An alleged parody account of the commissioner for happiness has these to say as the job description of the office as it exists in Imo State:
- To ensure citizens of Imo remain happy despite the economic meltdown and Biafran fiasco.
- To ensure couples in Imo State have a reduced divorce rate and better fulfilled marriages.
- To cater for the welfare of the average Imo indigene.
If we exclude the benefit of the doubt that this is not the truly the commissioner herself saying these words—and as far as new commissions go this is all we have and know thus far—it becomes really difficult to not see the obvious ambiguity in these goals meant to indistinctly validate the creation of another enigmatic property in the Rochas administration.
The mention of the ‘Biafran fiasco’ as it is so astutely put, brings to mind the most pressing indicator that people are not happy and cannot have more political mind-twisting quench their distaste for the political state of things in the country. My honest opinion is that, if at all there is verity and altruistic intentions behind all these, then masking your true intentions is simply not the way to go. It is inciting fire on a half-lit pyre with burning embers. It just reminds me of when I listened to the 1969 Trout Mask Replica album by Captain Beefhart after I learned it was added to the United States National Recording Registry and marked as a masterpiece. The thing just sounded like awful crazed music to me.
Another goof of this entire shebang is the typographical error. I mean, first it was ‘Couples’ Fulfillment’, now it’s ‘Purpose Fulfillment’? How do I replace P-U-R-P-O-S-E with C-O-U-P-L-E-S, really? But I’m not one to judge. We can but only take things at face value. Say it was really couple’s fulfillment, it would not still be the strangest national ministry I’ve ever heard. Meet Edelmira Barreira, Spain’s Minister of Sex. Yes, you heard me right—minister of sex.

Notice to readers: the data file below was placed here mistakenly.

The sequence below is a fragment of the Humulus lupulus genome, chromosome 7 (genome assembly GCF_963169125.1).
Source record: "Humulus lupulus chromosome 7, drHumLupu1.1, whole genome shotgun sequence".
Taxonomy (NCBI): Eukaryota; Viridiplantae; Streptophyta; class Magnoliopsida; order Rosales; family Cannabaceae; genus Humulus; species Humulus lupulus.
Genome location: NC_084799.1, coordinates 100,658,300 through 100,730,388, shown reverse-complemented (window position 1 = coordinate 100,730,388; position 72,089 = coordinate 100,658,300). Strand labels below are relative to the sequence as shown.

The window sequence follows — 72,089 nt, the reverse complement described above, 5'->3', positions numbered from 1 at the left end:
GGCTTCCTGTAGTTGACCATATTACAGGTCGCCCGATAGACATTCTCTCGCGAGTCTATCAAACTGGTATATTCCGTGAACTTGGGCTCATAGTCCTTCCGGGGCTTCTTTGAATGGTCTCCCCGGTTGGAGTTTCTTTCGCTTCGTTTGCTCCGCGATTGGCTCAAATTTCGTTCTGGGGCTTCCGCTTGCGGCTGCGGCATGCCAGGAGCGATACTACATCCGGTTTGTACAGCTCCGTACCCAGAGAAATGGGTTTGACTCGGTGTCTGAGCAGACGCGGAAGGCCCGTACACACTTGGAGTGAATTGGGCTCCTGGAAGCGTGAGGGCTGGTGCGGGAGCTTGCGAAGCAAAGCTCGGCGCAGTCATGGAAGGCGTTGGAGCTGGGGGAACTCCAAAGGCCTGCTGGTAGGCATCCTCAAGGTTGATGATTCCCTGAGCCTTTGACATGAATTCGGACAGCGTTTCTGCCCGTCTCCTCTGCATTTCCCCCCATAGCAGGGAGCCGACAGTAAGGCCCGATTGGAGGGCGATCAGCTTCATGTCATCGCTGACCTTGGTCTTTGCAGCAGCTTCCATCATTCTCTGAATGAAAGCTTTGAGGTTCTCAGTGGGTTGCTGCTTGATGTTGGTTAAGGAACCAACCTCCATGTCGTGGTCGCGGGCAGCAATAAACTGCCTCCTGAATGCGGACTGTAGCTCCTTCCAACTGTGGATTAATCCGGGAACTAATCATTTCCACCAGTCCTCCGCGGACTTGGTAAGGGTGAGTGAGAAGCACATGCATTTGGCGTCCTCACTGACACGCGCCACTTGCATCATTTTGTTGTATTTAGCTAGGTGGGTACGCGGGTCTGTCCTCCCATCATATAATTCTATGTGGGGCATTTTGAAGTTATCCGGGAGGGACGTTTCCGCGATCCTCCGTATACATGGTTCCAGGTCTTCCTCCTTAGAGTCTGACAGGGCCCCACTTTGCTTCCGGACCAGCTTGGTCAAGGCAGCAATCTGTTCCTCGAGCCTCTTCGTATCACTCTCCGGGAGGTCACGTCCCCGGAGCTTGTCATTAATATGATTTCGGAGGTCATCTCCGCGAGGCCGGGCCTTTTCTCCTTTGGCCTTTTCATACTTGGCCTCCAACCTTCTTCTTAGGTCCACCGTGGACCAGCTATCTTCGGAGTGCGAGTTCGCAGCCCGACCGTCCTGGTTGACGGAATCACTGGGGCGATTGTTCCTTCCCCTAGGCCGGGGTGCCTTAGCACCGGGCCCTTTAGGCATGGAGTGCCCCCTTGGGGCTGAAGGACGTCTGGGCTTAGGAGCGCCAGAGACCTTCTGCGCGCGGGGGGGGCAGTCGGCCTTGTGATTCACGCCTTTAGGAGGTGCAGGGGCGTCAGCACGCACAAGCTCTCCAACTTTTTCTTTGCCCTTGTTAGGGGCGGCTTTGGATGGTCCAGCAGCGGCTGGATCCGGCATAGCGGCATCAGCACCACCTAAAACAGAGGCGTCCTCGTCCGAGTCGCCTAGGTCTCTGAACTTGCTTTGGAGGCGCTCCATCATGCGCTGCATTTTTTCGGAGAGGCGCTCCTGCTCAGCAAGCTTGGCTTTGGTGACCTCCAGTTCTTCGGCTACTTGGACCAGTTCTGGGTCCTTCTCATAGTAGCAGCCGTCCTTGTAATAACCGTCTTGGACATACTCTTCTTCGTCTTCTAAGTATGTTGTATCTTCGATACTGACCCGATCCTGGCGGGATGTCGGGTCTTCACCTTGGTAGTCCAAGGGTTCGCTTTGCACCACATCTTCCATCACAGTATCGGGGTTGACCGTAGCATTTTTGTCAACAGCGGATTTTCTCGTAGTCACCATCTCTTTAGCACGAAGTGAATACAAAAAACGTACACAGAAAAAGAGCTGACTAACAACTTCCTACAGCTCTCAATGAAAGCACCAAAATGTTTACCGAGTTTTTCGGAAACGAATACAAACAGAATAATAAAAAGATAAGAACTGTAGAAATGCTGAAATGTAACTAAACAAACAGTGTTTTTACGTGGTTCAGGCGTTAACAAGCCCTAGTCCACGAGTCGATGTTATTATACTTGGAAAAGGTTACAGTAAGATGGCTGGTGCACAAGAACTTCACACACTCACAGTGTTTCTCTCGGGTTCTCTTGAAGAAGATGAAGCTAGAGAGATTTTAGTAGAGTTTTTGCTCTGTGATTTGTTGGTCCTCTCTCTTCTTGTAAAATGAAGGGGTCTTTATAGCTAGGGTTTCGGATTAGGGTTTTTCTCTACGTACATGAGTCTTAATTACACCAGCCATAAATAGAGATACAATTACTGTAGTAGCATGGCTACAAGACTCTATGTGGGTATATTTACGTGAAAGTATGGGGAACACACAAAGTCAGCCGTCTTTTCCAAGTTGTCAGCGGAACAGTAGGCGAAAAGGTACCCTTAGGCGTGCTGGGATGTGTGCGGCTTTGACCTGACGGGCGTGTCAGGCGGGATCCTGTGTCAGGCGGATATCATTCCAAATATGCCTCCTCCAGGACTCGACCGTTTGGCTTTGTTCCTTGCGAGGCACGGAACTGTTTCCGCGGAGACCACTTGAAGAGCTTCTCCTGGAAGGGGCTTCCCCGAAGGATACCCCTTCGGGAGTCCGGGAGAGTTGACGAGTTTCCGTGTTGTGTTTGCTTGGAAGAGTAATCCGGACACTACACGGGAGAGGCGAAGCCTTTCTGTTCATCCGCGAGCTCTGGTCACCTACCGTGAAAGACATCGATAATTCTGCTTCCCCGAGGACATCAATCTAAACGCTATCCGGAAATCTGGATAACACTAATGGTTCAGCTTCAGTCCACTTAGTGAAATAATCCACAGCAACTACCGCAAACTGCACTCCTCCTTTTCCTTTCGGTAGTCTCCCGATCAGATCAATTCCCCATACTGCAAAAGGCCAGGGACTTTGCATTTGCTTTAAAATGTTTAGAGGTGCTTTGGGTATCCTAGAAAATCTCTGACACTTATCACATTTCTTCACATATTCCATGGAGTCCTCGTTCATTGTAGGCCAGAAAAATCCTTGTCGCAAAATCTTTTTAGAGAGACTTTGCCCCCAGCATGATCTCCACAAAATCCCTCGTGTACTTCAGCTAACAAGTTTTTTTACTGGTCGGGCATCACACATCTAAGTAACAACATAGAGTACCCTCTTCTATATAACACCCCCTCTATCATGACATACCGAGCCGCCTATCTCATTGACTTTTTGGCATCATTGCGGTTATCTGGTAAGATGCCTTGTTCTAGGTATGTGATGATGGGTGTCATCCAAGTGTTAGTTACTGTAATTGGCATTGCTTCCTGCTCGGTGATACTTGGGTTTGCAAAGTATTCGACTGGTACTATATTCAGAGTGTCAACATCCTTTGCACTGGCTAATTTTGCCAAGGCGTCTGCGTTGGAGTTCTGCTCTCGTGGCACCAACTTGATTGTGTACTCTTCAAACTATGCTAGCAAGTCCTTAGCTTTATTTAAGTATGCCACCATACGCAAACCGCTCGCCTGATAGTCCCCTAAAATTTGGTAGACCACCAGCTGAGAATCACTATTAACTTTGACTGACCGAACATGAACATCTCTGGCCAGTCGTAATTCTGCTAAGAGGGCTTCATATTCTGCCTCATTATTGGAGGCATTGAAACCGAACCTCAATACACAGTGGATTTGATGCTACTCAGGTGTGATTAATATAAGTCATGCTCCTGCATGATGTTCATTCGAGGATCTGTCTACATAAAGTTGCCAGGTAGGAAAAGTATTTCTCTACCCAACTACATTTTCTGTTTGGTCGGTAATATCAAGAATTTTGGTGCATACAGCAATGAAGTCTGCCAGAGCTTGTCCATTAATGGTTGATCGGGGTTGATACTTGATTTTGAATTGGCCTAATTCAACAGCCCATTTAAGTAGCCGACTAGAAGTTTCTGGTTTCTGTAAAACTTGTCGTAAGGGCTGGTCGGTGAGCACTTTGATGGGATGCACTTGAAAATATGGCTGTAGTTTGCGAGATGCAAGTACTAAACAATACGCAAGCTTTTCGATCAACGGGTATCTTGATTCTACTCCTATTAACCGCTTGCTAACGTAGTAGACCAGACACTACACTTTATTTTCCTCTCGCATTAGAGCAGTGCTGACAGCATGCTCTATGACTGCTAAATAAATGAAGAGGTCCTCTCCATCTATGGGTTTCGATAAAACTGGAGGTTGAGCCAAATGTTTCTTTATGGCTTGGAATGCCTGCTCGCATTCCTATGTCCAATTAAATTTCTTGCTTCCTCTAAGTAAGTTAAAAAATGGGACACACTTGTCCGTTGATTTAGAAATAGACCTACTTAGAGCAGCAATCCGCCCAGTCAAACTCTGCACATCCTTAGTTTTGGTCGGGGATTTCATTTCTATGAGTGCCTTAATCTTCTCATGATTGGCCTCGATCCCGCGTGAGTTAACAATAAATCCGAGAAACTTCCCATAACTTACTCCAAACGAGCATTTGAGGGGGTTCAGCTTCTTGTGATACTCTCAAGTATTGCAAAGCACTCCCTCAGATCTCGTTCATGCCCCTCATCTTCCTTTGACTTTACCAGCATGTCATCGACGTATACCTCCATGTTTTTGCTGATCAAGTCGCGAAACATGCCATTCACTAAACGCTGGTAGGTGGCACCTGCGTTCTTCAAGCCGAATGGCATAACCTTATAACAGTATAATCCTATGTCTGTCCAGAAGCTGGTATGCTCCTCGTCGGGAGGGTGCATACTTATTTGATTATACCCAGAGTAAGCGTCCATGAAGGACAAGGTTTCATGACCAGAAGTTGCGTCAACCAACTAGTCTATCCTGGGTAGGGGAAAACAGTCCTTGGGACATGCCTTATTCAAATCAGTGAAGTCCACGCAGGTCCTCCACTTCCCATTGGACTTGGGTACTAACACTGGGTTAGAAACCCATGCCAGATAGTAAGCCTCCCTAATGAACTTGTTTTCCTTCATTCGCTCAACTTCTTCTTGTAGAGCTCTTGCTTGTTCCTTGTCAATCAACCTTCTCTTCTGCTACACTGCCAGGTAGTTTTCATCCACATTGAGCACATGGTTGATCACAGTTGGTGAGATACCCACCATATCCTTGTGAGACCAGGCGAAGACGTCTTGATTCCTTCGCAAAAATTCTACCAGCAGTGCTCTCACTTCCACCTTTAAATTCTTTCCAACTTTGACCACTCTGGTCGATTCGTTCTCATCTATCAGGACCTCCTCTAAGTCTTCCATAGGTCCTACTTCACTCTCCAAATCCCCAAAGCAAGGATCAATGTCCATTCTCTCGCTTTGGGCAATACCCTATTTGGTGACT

But hold on. Spain is a country that has, since 2008, witnessed the number of births plunge by a whopping 18%. For an already small country, that is a mighty lot. Not only this, the number of childless couples have tripled from 1.5 million in 1977 to 4.4 million in 2015. Most Spanish women leave having children till they are about 32. As purely medical this condition may sound, it is also psychological, and so, bizarre as it may sound, the government had all rights and go-ahead to act and put in place something they felt would help remedy the situation. This came in the form of the ministry of sex in February this year 2017. I might have done it differently, but if any Spaniard would rise to speak against such a ministry (who, mind you has the job of sensitization and encouragement alone, sensitizing and encouraging young people to accept copulation and gestation in the twenties of their lives), he or she, would get shut up immediately. Because there is a purpose, and there is no abuse of intention. It’s another weird vortex, but it’s the kind that exposes life as it is today on planet earth.
So, in attempting to understand the value and essence of all of this, I have indeed come up empty. I can bet so will everyone who reads these stories about Imo State’s 2017 and gives enough damn to dig a little deeper to find out why. All one can hope for is that the governor proves us all wrong. Shows us, months before the expiration of his time as governor, that his cryptic near-Machiavellian style leadership really had a benign and ‘arrive-able’ bus stop, and sets up way forward once at arrival.
But before then, all we can do whenever we find ourselves in the state is to meet the nearest person next to us, take up his or her hand, shake, and ask, ‘Have you smiled today?’ Ichikwala ochi taa?